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I'm working with a team building a RESTful web service, and our current implementation utilizes the user's email as a unique identifier for the user resource, yielding URIs like the following:

https://www.domain.com/users/example@gmail.com/resource

Emails are guaranteed to be unique in our system, and we've handled when the user changes his/her email, so it seems OK. But is it correct? The debate is whether we should use an immutable user ID instead, which in our case would look more like:

https://www.domain.com/users/a36571b87be464728c8d/resource

Or perhaps something else altogether. For instance, several Google APIs simply use /users/me/resource and identify the user via auth data.

In a nutshell, is it acceptable to use a unique but mutable identifier in our URIs, or should we use an immutable one?

Thanks!

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There are two sub-questions to your question:

  1. Can I use unique but mutable identifiers in my URLs?

    This can work well if either the IDs change only infrequently or if the URLs containing those IDs are not used outside your site. As REST APIs usually are built on the premise that any given URL can be re-used to access the same resource at any later time, that second condition goes a bit against the idea of REST.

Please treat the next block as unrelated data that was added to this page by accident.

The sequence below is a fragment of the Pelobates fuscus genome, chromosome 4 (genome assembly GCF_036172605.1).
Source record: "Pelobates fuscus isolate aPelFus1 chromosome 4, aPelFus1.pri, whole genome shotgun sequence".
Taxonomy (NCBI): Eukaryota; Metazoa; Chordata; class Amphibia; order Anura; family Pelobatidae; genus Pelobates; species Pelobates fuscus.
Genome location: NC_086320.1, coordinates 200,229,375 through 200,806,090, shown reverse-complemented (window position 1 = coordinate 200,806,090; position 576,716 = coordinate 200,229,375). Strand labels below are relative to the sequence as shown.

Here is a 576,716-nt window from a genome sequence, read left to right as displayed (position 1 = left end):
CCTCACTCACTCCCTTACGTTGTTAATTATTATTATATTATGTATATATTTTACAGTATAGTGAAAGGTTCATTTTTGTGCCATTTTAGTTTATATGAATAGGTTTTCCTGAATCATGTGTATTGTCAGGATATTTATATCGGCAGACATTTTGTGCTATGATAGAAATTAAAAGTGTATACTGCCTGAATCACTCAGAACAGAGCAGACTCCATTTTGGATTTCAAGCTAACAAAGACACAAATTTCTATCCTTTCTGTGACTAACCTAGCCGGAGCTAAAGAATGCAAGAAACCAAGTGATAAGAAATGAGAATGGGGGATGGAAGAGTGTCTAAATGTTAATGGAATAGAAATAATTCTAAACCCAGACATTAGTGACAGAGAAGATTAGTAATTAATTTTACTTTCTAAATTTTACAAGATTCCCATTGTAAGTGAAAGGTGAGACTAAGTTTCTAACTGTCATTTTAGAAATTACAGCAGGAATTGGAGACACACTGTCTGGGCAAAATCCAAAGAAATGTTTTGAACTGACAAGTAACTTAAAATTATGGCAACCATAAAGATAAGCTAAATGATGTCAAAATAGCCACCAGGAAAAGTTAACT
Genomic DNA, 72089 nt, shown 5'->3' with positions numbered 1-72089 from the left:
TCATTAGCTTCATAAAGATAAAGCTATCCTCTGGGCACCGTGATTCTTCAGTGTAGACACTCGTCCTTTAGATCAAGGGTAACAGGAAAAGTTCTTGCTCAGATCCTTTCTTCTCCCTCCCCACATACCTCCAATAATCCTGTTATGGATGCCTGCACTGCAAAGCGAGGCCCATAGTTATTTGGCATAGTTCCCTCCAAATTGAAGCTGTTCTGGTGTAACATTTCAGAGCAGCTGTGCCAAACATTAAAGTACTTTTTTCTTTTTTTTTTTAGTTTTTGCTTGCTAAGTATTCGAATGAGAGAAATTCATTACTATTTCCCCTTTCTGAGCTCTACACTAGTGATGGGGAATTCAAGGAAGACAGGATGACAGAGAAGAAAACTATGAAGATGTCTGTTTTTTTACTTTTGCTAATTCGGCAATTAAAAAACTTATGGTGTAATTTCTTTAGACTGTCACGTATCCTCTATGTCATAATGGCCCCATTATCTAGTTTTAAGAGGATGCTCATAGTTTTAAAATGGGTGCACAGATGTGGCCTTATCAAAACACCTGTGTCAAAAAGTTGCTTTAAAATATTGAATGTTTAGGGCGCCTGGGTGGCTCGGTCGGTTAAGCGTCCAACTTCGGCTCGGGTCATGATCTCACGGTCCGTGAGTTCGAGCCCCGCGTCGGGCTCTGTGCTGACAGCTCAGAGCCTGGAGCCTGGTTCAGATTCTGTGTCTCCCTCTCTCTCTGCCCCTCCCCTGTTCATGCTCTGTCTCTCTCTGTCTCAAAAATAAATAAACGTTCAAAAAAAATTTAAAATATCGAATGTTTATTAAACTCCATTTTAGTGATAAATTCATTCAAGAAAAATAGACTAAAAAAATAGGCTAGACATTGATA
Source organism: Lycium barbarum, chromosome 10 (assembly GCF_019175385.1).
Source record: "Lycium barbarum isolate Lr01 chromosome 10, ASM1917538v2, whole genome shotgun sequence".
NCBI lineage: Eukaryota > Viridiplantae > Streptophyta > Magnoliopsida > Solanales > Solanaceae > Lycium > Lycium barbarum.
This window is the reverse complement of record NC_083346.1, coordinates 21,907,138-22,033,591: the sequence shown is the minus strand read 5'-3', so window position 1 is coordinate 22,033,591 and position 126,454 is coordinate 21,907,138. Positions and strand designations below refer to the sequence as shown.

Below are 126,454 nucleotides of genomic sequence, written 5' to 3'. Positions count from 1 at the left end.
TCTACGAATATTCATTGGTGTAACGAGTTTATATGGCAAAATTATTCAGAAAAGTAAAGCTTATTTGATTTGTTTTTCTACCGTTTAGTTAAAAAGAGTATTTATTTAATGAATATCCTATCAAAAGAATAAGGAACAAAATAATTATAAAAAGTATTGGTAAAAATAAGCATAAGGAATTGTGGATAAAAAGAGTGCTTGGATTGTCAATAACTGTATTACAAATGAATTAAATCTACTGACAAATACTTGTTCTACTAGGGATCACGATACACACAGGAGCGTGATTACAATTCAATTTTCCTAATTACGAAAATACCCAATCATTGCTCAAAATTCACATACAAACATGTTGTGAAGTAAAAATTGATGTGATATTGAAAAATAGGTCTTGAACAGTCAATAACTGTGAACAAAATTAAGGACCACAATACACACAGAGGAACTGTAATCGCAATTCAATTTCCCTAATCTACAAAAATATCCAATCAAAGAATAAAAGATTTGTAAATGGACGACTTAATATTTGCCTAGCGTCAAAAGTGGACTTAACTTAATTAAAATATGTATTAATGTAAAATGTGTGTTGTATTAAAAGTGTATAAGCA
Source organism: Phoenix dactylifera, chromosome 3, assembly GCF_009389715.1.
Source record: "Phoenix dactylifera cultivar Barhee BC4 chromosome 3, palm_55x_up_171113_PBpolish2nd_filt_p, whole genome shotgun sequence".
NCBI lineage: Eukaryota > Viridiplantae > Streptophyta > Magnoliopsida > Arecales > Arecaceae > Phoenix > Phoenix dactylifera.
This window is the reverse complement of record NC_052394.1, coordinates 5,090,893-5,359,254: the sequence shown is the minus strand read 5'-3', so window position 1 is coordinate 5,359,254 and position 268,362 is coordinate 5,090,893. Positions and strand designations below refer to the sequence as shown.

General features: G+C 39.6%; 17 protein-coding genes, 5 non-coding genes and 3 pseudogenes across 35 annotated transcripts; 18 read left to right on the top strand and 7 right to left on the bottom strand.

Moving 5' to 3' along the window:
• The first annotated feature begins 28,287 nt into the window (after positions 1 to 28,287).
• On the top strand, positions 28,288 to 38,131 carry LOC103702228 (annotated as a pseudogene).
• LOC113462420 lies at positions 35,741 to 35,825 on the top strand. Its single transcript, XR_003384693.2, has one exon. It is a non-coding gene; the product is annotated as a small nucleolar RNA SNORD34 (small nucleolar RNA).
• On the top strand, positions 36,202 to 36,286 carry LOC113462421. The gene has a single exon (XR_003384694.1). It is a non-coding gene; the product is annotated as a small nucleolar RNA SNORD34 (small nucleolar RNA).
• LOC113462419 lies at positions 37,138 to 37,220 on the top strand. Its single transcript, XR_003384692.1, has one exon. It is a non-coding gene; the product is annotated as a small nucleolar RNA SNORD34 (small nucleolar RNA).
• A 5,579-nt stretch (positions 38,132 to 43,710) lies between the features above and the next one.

That leaves the probability of changes to the ID and if you are willing/able to redirect requests made using an old ID. With (encoded) email addresses, this can probably be realized, because an old email address will not be re-used by a different user that often.

  2. Can I use email addresses as my unique ID?

    As indicated by the answers of @LucFranken and @9000, using a plain email address in your URL is a bad idea, but you can use an 'encrypted' form of an email address as ID. This 'encryption' can be as simple as base64 encoding.

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users/me feels like a bad idea because REST prefers to have one url per resource. You will then have:

users/me users/123myId

Which point to the same resource. If you work with hateos better supply a link to your own resource.

Then about the e-mails: An URL should, in my opinion, not have confidential or private data in it. For example: The url can be used for logging, caching etc. That creates a place where one or more e-mailaddresses are listed.

Those could be used for spam, login attempts, etc.

See also: https://stackoverflow.com/questions/499591/are-https-urls-encrypted

So, no I would not do that.

2016: Answer to comment:

Let's agree that we walk about urls / uris at this point. Not exactly the same, lookup the difference. Roy Fielding is mentioned a few times below, he is the inventor of REST https://en.wikipedia.org/wiki/Roy_Fielding and other related technologies.

In general it's written as: Url to identify a resource. I take that as: One resource one url but it's not a hard rule.

https://www.ics.uci.edu/~fielding/pubs/dissertation/rest_arch_style.htm part 5.2.1.1 is interesting on this topic. "REST relies instead on the author choosing a resource identifier that best fits the nature of the concept being identified". So you have the freedom to choose, so why not chose multiple urls for the same resource?

For this specific case:

https://www.ics.uci.edu/~fielding/pubs/dissertation/evaluation.htm#sec_6_2

Part: 6.2.5 "One form of abuse is to include information that identifies the current user within all of the URI referenced by a hypermedia response representation."

I got lucky and found a quite specific answer to this case as you can see above. The same part also discusses some of the caching issues which might occur.